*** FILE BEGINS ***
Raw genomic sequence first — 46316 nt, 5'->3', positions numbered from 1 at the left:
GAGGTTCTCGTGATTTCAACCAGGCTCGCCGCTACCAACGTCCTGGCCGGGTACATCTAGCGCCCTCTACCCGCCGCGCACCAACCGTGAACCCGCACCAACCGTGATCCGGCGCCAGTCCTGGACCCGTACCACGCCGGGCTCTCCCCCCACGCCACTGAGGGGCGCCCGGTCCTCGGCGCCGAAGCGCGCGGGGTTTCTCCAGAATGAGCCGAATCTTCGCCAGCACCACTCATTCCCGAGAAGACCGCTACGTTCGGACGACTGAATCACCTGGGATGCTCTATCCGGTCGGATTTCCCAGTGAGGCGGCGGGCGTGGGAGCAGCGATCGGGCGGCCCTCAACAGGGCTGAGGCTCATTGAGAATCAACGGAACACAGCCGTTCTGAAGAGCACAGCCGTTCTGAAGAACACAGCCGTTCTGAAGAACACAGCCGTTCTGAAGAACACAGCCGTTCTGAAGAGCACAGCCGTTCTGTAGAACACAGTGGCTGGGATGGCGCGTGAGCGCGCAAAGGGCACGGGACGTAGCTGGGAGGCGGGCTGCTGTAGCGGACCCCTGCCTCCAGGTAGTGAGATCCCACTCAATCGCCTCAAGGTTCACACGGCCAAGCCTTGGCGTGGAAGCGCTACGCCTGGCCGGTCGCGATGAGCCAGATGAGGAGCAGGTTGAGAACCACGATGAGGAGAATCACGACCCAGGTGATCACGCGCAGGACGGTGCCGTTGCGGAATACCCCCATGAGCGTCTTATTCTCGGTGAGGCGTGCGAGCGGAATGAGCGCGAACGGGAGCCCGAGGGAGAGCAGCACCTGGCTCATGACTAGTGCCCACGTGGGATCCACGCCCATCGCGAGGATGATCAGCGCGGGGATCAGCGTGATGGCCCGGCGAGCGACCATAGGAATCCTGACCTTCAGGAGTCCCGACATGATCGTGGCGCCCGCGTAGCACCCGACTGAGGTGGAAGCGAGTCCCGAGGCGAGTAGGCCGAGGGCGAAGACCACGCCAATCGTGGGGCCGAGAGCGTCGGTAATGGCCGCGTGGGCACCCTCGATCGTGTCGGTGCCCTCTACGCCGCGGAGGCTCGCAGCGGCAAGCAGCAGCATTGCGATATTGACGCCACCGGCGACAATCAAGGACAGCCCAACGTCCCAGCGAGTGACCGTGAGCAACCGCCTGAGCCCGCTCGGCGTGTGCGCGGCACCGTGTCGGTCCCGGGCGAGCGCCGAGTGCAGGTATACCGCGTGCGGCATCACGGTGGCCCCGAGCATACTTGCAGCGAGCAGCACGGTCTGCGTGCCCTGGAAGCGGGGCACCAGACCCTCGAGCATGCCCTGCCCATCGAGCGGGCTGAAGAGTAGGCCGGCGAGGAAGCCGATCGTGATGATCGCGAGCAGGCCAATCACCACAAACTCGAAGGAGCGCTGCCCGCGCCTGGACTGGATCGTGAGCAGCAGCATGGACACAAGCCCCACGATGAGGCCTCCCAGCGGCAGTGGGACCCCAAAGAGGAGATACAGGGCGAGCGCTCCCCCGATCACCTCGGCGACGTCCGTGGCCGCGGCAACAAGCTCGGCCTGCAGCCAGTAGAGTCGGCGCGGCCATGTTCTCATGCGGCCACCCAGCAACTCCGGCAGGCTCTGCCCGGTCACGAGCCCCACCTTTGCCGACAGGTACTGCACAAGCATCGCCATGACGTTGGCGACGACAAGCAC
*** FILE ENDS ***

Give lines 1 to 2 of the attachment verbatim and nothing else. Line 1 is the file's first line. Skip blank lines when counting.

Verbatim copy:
Raw genomic sequence first — 46316 nt, 5'->3', positions numbered from 1 at the left:
GAGGTTCTCGTGATTTCAACCAGGCTCGCCGCTACCAACGTCCTGGCCGGGTACATCTAGCGCCCTCTACCCGCCGCGCACCAACCGTGAACCCGCACCAACCGTGATCCGGCGCCAGTCCTGGACCCGTACCACGCCGGGCTCTCCCCCCACGCCACTGAGGGGCGCCCGGTCCTCGGCGCCGAAGCGCGCGGGGTTTCTCCAGAATGAGCCGAATCTTCGCCAGCACCACTCATTCCCGAGAAGACCGCTACGTTCGGACGACTGAATCACCTGGGATGCTCTATCCGGTCGGATTTCCCAGTGAGGCGGCGGGCGTGGGAGCAGCGATCGGGCGGCCCTCAACAGGGCTGAGGCTCATTGAGAATCAACGGAACACAGCCGTTCTGAAGAGCACAGCCGTTCTGAAGAACACAGCCGTTCTGAAGAACACAGCCGTTCTGAAGAACACAGCCGTTCTGAAGAGCACAGCCGTTCTGTAGAACACAGTGGCTGGGATGGCGCGTGAGCGCGCAAAGGGCACGGGACGTAGCTGGGAGGCGGGCTGCTGTAGCGGACCCCTGCCTCCAGGTAGTGAGATCCCACTCAATCGCCTCAAGGTTCACACGGCCAAGCCTTGGCGTGGAAGCGCTACGCCTGGCCGGTCGCGATGAGCCAGATGAGGAGCAGGTTGAGAACCACGATGAGGAGAATCACGACCCAGGTGATCACGCGCAGGACGGTGCCGTTGCGGAATACCCCCATGAGCGTCTTATTCTCGGTGAGGCGTGCGAGCGGAATGAGCGCGAACGGGAGCCCGAGGGAGAGCAGCACCTGGCTCATGACTAGTGCCCACGTGGGATCCACGCCCATCGCGAGGATGATCAGCGCGGGGATCAGCGTGATGGCCCGGCGAGCGACCATAGGAATCCTGACCTTCAGGAGTCCCGACATGATCGTGGCGCCCGCGTAGCACCCGACTGAGGTGGAAGCGAGTCCCGAGGCGAGTAGGCCGAGGGCGAAGACCACGCCAATCGTGGGGCCGAGAGCGTCGGTAATGGCCGCGTGGGCACCCTCGATCGTGTCGGTGCCCTCTACGCCGCGGAGGCTCGCAGCGGCAAGCAGCAGCATTGCGATATTGACGCCACCGGCGACAATCAAGGACAGCCCAACGTCCCAGCGAGTGACCGTGAGCAACCGCCTGAGCCCGCTCGGCGTGTGCGCGGCACCGTGTCGGTCCCGGGCGAGCGCCGAGTGCAGGTATACCGCGTGCGGCATCACGGTGGCCCCGAGCATACTTGCAGCGAGCAGCACGGTCTGCGTGCCCTGGAAGCGGGGCACCAGACCCTCGAGCATGCCCTGCCCATCGAGCGGGCTGAAGAGTAGGCCGGCGAGGAAGCCGATCGTGATGATCGCGAGCAGGCCAATCACCACAAACTCGAAGGAGCGCTGCCCGCGCCTGGACTGGATCGTGAGCAGCAGCATGGACACAAGCCCCACGATGAGGCCTCCCAGCGGCAGTGGGACCCCAAAGAGGAGATACAGGGCGAGCGCTCCCCCGATCACCTCGGCGACGTCCGTGGCCGCGGCAACAAGCTCGGCCTGCAGCCAGTAGAGTCGGCGCGGCCATGTTCTCATGCGGCCACCCAGCAACTCCGGCAGGCTCTGCCCGGTCACGAGCCCCACCTTTGCCGACAGGTACTGCACAAGCATCGCCATGACGTTGGCGACGACAAGCAC